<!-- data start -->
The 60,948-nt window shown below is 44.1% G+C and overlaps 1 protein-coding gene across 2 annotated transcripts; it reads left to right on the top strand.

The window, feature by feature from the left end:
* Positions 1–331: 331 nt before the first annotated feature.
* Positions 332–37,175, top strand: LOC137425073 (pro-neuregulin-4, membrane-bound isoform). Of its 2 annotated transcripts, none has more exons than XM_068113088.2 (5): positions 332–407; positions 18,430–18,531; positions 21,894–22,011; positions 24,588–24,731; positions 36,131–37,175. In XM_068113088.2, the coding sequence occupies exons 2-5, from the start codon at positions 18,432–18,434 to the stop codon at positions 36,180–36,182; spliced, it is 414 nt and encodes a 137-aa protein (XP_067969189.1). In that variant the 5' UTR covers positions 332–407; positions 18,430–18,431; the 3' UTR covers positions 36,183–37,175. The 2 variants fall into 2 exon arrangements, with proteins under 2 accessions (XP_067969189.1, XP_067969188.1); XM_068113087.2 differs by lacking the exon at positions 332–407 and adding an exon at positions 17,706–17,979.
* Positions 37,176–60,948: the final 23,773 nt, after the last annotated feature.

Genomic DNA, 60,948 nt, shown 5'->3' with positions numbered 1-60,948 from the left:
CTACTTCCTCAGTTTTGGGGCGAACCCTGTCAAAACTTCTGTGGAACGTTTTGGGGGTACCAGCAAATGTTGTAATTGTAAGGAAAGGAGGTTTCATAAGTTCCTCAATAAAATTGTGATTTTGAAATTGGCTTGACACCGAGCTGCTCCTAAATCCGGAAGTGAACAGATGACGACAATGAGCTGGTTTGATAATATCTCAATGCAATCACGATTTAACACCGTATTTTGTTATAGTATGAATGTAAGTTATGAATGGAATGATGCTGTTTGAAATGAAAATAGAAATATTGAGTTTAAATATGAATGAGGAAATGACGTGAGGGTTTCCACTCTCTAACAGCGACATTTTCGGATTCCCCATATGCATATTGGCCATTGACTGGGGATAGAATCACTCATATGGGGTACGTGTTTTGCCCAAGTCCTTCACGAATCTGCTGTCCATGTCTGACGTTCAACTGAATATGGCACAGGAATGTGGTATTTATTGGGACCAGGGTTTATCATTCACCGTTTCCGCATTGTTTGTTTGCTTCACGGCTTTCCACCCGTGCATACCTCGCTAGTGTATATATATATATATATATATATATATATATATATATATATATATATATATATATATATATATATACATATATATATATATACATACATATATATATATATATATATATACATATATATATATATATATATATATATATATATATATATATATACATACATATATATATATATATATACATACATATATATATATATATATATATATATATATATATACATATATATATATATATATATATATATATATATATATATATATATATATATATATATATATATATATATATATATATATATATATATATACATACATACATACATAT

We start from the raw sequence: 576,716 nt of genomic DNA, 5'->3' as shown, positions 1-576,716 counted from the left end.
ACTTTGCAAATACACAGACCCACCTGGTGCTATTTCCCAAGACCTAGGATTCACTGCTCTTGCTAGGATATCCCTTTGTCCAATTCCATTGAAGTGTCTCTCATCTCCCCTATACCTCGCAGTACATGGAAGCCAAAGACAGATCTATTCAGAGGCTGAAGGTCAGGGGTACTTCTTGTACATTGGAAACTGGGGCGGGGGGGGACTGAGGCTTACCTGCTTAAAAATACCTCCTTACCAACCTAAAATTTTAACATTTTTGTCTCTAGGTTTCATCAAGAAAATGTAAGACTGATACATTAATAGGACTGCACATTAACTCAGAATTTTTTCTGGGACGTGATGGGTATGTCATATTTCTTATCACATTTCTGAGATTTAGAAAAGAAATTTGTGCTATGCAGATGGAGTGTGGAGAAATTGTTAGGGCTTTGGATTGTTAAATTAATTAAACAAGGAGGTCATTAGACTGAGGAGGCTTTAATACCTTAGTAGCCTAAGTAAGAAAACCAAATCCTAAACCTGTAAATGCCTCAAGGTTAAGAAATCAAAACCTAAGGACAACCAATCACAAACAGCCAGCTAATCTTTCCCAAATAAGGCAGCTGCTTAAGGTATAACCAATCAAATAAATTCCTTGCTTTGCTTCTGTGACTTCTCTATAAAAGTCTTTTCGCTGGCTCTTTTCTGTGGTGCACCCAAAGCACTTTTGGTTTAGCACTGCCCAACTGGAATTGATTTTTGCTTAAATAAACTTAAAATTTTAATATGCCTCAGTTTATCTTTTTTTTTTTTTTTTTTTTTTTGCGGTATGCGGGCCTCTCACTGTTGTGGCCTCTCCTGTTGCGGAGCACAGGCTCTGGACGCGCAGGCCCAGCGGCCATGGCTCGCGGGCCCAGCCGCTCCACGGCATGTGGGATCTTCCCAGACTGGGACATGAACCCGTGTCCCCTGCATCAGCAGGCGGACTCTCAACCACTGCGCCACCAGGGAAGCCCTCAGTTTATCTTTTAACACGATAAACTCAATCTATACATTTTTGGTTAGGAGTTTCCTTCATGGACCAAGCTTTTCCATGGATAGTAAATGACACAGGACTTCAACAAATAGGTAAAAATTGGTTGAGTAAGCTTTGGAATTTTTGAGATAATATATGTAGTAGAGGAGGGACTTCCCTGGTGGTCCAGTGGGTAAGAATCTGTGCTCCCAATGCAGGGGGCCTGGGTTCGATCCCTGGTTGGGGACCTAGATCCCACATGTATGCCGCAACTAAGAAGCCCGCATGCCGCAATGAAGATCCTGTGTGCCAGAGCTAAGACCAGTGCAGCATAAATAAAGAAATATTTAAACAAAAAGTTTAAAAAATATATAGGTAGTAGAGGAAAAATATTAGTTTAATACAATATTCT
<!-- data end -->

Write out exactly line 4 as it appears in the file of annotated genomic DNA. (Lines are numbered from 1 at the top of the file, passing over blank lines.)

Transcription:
* Positions 332–37,175, top strand: LOC137425073 (pro-neuregulin-4, membrane-bound isoform). Of its 2 annotated transcripts, none has more exons than XM_068113088.2 (5): positions 332–407; positions 18,430–18,531; positions 21,894–22,011; positions 24,588–24,731; positions 36,131–37,175. In XM_068113088.2, the coding sequence occupies exons 2-5, from the start codon at positions 18,432–18,434 to the stop codon at positions 36,180–36,182; spliced, it is 414 nt and encodes a 137-aa protein (XP_067969189.1). In that variant the 5' UTR covers positions 332–407; positions 18,430–18,431; the 3' UTR covers positions 36,183–37,175. The 2 variants fall into 2 exon arrangements, with proteins under 2 accessions (XP_067969189.1, XP_067969188.1); XM_068113087.2 differs by lacking the exon at positions 332–407 and adding an exon at positions 17,706–17,979.